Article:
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Virginia Governor Glenn Youngkin said he hopes his state can form “trusted supply chain relationships” with U.S. allies and other “friends,” like Japan, in order to create supply chains that are not dependent on China. 

Youngkin is currently in the midst of his first trip to Asia as a governor where he is looking to secure more investments for his state from Japanese chip makers. Even though Virginia is currently home to at least 130 Japanese companies, Youngkin believes he can forge additional new partnerships with semiconductor producers as well as other critical sectors so that the state can build supply chains “with trusted partners.” Youngkin said that he has also met with leaders from Japan’s pharmaceutical and automotive industries.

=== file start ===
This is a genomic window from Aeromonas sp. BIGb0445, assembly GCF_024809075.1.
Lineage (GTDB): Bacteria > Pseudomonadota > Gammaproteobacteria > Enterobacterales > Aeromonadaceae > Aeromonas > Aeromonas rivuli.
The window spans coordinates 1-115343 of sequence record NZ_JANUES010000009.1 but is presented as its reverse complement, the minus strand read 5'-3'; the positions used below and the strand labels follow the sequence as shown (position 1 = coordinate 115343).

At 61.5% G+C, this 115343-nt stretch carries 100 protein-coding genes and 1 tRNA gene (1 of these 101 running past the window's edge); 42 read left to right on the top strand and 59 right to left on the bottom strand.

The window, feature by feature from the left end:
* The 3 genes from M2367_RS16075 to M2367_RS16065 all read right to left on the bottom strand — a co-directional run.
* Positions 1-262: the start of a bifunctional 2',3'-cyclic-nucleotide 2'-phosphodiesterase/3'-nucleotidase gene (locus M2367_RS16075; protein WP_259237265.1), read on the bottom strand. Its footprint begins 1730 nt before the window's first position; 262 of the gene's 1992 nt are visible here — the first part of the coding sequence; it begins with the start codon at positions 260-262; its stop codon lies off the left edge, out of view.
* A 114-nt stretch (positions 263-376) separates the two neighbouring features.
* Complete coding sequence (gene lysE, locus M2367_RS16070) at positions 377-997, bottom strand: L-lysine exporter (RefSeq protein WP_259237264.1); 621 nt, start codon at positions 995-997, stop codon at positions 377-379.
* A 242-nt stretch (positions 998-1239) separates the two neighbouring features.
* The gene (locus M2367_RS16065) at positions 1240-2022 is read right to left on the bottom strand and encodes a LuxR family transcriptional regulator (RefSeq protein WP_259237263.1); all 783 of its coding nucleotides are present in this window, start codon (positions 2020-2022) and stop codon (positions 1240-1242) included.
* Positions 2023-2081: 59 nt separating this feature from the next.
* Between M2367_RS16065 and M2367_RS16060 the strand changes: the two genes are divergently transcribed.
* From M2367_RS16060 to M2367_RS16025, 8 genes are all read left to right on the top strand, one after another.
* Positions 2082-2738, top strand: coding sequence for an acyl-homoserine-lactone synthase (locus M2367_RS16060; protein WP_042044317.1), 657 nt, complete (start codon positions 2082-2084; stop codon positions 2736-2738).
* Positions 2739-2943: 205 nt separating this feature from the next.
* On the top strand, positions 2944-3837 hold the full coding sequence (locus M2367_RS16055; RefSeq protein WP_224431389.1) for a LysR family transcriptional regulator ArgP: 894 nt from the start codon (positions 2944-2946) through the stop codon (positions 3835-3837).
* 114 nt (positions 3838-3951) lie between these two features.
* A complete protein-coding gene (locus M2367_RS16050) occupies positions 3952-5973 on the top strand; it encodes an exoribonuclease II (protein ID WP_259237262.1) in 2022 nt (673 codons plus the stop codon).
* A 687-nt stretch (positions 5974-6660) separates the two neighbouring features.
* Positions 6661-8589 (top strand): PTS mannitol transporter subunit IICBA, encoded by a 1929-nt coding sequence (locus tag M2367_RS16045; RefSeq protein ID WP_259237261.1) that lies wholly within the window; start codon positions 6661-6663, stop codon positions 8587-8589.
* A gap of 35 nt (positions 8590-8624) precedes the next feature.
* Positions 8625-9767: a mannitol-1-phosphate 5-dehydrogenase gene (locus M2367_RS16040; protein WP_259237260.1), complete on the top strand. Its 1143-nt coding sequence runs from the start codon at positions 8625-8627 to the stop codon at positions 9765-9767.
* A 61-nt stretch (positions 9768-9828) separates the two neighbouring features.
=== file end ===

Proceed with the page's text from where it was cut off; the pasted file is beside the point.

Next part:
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“We can lead the charge in forging this trusted supply chain relationship with nations that will contribute to the longstanding great relationship that we have, but add to our growth together… in a world where we need to do more with our friends,” Youngkin said during a recent news conference with Micron executive vice president Manish Bhatia and U.S. Ambassador to Japan Rahm Emanuel. Micron is reportedly in the middle of a $3 billion expansion of its computer chip factories in Manassas, Virginia.

Youngkin has been upfront about not wanting his state to rely on Chinese suppliers. In January 2023, he disclosed that he interfered with and ended an effort by Virginia to build a large electric vehicle battery plant in the state as part of a joint venture between Ford and an unnamed Chinese company claiming the project was a “front” for the Chinese Communist Party.